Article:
Research into acne treatments conducted in East Yorkshire


Acne is one of the most common skin diseases in the UK, affecting some 3 million teenagers and young adults, and now researchers in East Yorkshire are inviting local people to help them try to find a solution.

Hull and East Yorkshire Hospitals NHS Trust is working with the Acne Priority Setting Partnership (PSP) to understand how local people with the condition feel about current treatments and what changes they would like to see.

Dr Alison Layton, Consultant Dermatologist who is leading the project says:

“A staggering four in every five people aged between 11 and 30 will be affected by acne at some point, but whilst treatments for other skin conditions have advanced greatly over recent years, those for acne have not. Most new prescription medicines are simply combinations of old drugs, and physical therapies based on light or heat energy are not generally available on the NHS.

“Our Priority Setting Partnership is designed to understand more about how people living with acne feel about their treatment and what other types they might like to try. By gathering their questions and feedback in relation to acne treatment and then prioritising this, people living with acne in East Yorkshire can help the APSP to shape the direction taken by clinical research in the future.”

Hull and East Yorkshire Hospitals NHS Trust’s dermatology service is currently providing specialist treatment to some 200 acne patients, 60% of whom have severe acne requiring systematic treatment. However, the number of people experiencing the condition in East Yorkshire is thought to be much higher than this as milder forms are generally managed through GP services.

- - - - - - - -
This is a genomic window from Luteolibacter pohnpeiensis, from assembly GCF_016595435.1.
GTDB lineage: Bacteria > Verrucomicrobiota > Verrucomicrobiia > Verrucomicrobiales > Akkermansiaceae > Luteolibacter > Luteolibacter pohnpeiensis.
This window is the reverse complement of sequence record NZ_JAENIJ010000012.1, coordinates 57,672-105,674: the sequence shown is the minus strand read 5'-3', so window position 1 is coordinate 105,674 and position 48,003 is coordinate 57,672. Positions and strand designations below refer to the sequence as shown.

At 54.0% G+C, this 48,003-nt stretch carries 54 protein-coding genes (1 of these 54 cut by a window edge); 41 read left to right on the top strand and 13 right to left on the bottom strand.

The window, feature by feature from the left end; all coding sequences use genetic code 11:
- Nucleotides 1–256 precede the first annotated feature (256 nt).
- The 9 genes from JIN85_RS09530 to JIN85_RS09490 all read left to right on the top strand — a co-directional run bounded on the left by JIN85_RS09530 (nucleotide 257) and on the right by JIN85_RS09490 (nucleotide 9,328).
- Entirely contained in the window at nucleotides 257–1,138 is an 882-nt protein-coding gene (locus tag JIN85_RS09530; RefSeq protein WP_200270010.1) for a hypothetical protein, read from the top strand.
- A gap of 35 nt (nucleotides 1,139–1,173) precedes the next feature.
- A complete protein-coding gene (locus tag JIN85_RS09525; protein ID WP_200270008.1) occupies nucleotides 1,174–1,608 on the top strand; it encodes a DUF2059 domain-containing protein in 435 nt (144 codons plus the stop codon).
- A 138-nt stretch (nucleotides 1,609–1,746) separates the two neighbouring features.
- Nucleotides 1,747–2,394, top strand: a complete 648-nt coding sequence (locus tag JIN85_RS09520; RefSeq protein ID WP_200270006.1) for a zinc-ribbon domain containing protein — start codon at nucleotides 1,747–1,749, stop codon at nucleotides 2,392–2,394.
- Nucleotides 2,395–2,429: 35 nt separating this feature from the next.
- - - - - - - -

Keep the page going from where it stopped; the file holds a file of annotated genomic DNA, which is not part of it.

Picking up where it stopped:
Dr Shernaz Walton, Consultant Dermatologist at Hull and East Yorkshire Hospitals NHS Trust says:

“Acne is most commonly associated with teenagers and young adults, but people of all ages can be affected by the condition and overall we’re now seeing acne lasting longer into adulthood. As well as the physical scarring which acne can leave, it can also have a really detrimental impact on a person’s confidence and lead to problems with their emotional well-being.

“That’s why, here in Hull, we’re encouraging our patients to take part in this important survey. We want their feedback to be used to shape the way research is conducted and how treatments are developed in the future so that, in time, they and many other patients like them may reap the benefits of clinical advances in this field.”

The survey is not simply limited to people who are experiencing acne, however, as their parents, partners, health professionals or anyone else with an interest in acne are also invited to complete the survey.

Further details and a link to the online survey are available via the APSP website:

Alternatively, text ‘spots’ to 88020* to be sent a link to the survey which may then be completed via smartphone. The survey itself should take just a few minutes to complete, and the closing date for responses is 31st August 2013.

Dr Layton adds:

“The survey is being conducted nationally but we’re really keen to ensure the views of people living in East Yorkshire are represented.

“We are hoping to secure a response from acne sufferers, parents and professionals looking after acne that will the help scientists and researchers answer the most important questions about acne treatment to improve care for this patient group in the long term.”